The Oldest Bars in the World
- Cave Bar; Wadi Musa, Petra, Jordan (c. 1st century BCE)
- Ye Olde Fighting Cocks; St. Albans, Hertfordshire, England (c. 793 CE) [ Wikipedia ] [Note: A sign on the pub also states that the building was originally a monastery, then a Medieval Pigeon house, before being rebuilt in 1600 after the flood of 1599]
- St. Peter Stiftskeller; Salzburg, Austria (803 CE) [considered oldest restaurant in Europe]
- Sean’s Bar; Athlone, Ireland (900 CE)
- The Porch House; Stow-on-the-Wold, England (947 CE) [Note: Considered an Inn, rather than a bar]
- The Bingley Arms; Bardsey, North Leeds, England (953 CE; at least once source claims 905 CE)
- Zum Riesen; Miltenberg, Germany (est. c. 1150; other sources say 1314 or 1411) [ Wikipedia ]
- Ye Olde Trip to Jerusalem; Nottingham, England (1189) [ Wikipedia ]
- Brazen Head; Dublin, Ireland (1198)
- La Reserve de Quasimodo; Paris, France (c. 1200s)
- Café Den Turk; Ghent, Belgium (1228)
- Ye Olde Salutation Inn; Nottingham, England (1240) [ Wikipedia ]
- Adam and Eve; Norwich, England (1241 or 1249)
- The Bear Inn; Oxford, England (1242)
- Ye Olde Man & Scythe; Bolton, England (1251) [ Wikipedia ]
- Piwnica Swidnicka; Wroclaw, Poland (1275)
- Bratwursthäusle Nürnberg; Nürnberg, Germany (1313)
- Brauhaus Sion; Cologne, Germany (1318)
- Kyteler’s Inn; Kilkenny, Ireland (1324)
- Haus zum Rüden Zürich; Zurich, Switzerland (1348)
- Zum Weinberg ; Wismar, Germany (1354)
- De Draak; Bergen op Zoom, The Netherlands (c. 1397)
- Old Ferry Boat; Holywell, St. Ives, England (c. 1400)
- Zum Franziskaner; Stockholm, Sweden (1421)
- The Red Lion (f.k.a. Hopping Hall); Westminster, London, England (c. 1434; current pub dates to 1733, remodeled in 1896)
- Al Brindisi; Ferrara, Italy (1435)
- Zice Gastuz; Loce, Slovenia (1467)
- De Waag; Doesburg, The Netherlands (1478)
- U Fleku; Prague, Czech Republic (1499)
- The Nags Head; Burntwood, England (c. 16th century)
- Herberg Vlissinghe; Bruges, Belgium (1515)
- The Prospect of Whitby (f.k.a. the Devil’s Tavern); Wapping, London, England (1520)
- Sternbräu; Salzburg, Austria (1542)
- Ye Olde Mitre Tavern; Holborn, England (1546)
- The Mayflower; Rotherhithe Village, London, England (1550)
- Quinten Matsijs; Antwerp, Belgium (1565)
- Na Slamniku; Prague, Czech Republic (1570)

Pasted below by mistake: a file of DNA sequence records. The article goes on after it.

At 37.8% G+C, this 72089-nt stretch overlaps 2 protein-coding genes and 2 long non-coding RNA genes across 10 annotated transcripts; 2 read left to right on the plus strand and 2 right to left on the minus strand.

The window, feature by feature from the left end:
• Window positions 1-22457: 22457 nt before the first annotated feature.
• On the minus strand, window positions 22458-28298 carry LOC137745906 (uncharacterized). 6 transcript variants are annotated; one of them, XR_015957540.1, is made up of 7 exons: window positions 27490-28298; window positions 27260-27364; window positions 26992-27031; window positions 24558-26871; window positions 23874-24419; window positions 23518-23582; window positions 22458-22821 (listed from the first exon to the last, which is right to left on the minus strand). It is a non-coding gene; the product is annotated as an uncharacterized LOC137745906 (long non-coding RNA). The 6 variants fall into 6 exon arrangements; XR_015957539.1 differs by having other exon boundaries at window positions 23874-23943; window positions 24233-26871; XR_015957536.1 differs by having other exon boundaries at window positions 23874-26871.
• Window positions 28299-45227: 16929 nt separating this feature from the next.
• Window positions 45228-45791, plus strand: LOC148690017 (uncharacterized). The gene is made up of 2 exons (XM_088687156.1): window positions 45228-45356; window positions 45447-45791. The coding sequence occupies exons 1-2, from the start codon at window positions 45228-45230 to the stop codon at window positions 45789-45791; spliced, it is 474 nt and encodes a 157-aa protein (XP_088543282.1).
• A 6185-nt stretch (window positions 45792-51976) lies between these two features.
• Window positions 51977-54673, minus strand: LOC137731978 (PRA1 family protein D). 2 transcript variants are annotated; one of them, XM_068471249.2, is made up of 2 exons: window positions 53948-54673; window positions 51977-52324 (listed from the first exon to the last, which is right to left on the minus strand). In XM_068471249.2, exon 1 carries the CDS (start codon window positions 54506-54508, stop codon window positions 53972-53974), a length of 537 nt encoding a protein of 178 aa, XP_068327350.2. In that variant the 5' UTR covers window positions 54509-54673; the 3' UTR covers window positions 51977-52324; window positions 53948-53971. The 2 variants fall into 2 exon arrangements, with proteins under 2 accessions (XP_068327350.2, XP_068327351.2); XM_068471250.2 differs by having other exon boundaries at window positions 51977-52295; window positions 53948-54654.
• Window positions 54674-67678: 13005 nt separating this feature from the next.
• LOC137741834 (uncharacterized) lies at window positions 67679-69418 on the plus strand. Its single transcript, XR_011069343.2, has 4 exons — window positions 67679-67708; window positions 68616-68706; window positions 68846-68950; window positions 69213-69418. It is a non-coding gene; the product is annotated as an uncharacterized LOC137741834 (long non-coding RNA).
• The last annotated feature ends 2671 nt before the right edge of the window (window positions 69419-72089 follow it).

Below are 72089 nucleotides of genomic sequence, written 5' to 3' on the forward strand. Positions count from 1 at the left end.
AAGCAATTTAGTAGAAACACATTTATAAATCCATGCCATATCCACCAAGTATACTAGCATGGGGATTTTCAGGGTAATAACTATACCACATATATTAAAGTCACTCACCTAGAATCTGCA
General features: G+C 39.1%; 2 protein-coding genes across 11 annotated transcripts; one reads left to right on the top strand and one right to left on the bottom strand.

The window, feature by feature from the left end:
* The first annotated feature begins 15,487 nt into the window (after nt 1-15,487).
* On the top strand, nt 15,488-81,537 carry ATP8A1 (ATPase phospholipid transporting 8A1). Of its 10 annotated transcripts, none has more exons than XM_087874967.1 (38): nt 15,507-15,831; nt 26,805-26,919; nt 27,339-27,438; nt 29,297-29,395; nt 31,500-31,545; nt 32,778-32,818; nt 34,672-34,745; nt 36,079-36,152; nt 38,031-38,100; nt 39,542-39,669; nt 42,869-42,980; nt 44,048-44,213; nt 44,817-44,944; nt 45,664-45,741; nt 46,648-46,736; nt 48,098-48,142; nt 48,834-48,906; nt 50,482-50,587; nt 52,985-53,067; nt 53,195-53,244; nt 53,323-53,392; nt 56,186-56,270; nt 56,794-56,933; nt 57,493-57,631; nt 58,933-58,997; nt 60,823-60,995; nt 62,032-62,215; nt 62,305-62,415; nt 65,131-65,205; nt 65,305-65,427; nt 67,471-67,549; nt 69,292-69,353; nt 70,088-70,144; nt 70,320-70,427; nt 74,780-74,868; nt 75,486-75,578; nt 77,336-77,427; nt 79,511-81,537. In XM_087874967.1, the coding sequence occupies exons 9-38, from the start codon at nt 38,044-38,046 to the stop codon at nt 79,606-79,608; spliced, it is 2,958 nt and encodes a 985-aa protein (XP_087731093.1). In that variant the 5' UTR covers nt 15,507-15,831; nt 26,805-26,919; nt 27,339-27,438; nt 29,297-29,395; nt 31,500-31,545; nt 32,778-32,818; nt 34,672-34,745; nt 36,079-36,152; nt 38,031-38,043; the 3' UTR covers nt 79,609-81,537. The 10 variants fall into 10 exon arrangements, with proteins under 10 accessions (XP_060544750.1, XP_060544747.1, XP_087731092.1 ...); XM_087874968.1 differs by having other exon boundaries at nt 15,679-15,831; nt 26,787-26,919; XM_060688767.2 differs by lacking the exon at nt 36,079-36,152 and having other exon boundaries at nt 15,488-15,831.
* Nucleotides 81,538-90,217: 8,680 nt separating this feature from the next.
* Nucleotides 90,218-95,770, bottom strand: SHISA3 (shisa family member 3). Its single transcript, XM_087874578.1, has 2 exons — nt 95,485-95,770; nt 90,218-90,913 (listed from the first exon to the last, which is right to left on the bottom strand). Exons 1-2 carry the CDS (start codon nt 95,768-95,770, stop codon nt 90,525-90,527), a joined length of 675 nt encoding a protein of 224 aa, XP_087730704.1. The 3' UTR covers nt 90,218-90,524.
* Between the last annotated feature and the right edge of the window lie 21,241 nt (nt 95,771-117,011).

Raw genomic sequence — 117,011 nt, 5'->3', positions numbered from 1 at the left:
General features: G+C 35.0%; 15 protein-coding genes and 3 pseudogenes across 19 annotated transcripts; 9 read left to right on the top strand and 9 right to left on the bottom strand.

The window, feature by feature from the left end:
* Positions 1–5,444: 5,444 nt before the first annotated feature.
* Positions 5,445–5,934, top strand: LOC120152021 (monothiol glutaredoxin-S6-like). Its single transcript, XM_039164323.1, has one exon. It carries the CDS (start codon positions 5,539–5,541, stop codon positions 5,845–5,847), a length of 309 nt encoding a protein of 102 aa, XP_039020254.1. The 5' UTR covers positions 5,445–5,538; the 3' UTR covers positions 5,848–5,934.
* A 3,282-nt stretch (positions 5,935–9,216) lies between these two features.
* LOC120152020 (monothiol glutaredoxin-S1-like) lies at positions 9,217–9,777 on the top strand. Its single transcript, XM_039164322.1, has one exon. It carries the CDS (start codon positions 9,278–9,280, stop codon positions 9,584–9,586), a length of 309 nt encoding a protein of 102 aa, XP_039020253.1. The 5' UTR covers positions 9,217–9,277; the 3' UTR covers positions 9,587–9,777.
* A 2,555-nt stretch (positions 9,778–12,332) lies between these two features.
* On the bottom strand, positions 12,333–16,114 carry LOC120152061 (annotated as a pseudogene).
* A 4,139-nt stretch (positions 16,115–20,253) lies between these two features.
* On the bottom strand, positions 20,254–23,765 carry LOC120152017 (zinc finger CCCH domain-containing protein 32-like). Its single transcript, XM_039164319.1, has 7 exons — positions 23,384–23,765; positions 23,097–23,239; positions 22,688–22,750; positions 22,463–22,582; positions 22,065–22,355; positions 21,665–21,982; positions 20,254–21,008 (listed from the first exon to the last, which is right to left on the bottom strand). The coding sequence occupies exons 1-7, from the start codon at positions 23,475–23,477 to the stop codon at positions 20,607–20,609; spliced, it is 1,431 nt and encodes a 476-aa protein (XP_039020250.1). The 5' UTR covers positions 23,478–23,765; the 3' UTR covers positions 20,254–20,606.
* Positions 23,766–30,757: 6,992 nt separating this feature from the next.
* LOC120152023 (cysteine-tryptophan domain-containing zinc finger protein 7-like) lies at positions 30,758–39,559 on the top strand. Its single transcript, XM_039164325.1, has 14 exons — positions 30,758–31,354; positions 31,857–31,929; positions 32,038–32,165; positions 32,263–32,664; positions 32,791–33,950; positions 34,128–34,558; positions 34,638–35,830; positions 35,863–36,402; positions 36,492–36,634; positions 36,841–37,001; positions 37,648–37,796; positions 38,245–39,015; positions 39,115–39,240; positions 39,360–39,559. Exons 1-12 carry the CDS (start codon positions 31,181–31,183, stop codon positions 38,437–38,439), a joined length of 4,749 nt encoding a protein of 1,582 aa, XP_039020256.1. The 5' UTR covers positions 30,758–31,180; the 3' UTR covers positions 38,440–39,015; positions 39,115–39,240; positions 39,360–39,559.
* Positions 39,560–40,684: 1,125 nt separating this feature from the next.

- The Grapes; Limehouse, London, England (1583)
- Spaniards Inn; Hampstead, London, England (1585)
- Hofbräuhaus; Munich, Germany (1589)
- Seven Stars; Holborn, London, England (1602; though more likely 1680)
- Café Karpershoek; Amsterdam, The Netherlands (1606)
- Hatchet Inn; Bristol, England (1606)
- Anchor Bankside; Southwark, London, England (c. 1665; rebuilt after fires in 1750 & 1876)
- Ye Olde Cheshire Cheese; London, England (1667)
- Ye Olde Watling; London, England (1668)
- El Rinconcillo; Seville, Spain (1670)
- Ye Olde Bell Tavern; London, England (1670)
- White Horse Tavern; Newport, Rhode Island, USA (1673)
- The George Inn; Southwark, London, England (1677)
- The Split Crow; Halifax, Nova Scotia, Canada (1749) [Note: The bar has moved a couple of times & also changed names, so depending on definitions may not count as Canada’s oldest]
- Antico Caffe Greco; Rome, Italy (1760)
- L’Auberge Saint-Gabriel; Montreal, Quebec, Canada (1769)
- Lamb & Flag; Covent Garden, London, England (1772)
- Olde Angel Inn; Niagra-on-the-Lake, Ontario, Canada (1789)
- Prince George Hotel; Kingston, Ontario, Canada (c. 1809; though more likely 1820)
- Mitre Tavern; Melbourne, Australia (1835)
- Kamiya Bar; Tokyo, Japan (1880) [billed as oldest Western-style bar]
- Bar Luiz; Rio de Janeiro, Brazil (1887)
- Hussong’s Cantina; Ensenada, Baja, Mexico (1892) [ Wikipedia ]
Then there’s the Ye Olde Fighting Cocks, which looks promising until you discover that it was originally a monastery, then was used as a Medieval Pigeon house, before being rebuilt in 1600 after being destroyed in the flood of 1599.
And while Ye Olde Trip to Jerusalem is probably not, as is claimed on the side of the building, “The Oldest Inn In England,” I love the way it looks. It just has the I’m-really-old look that you want in an ancient bar.
Today in 1926, US Patent 1578627 A was issued, an invention of John C. Baumgarten, for his “Bottle Opener.” There’s no Abstract, but the description states that the “invention relates to bottle capping implements.” It’s essentially a ring with bottle opener. I always thought those were a pretty recent invention, but this is from 1926. Here’s how it’s explained: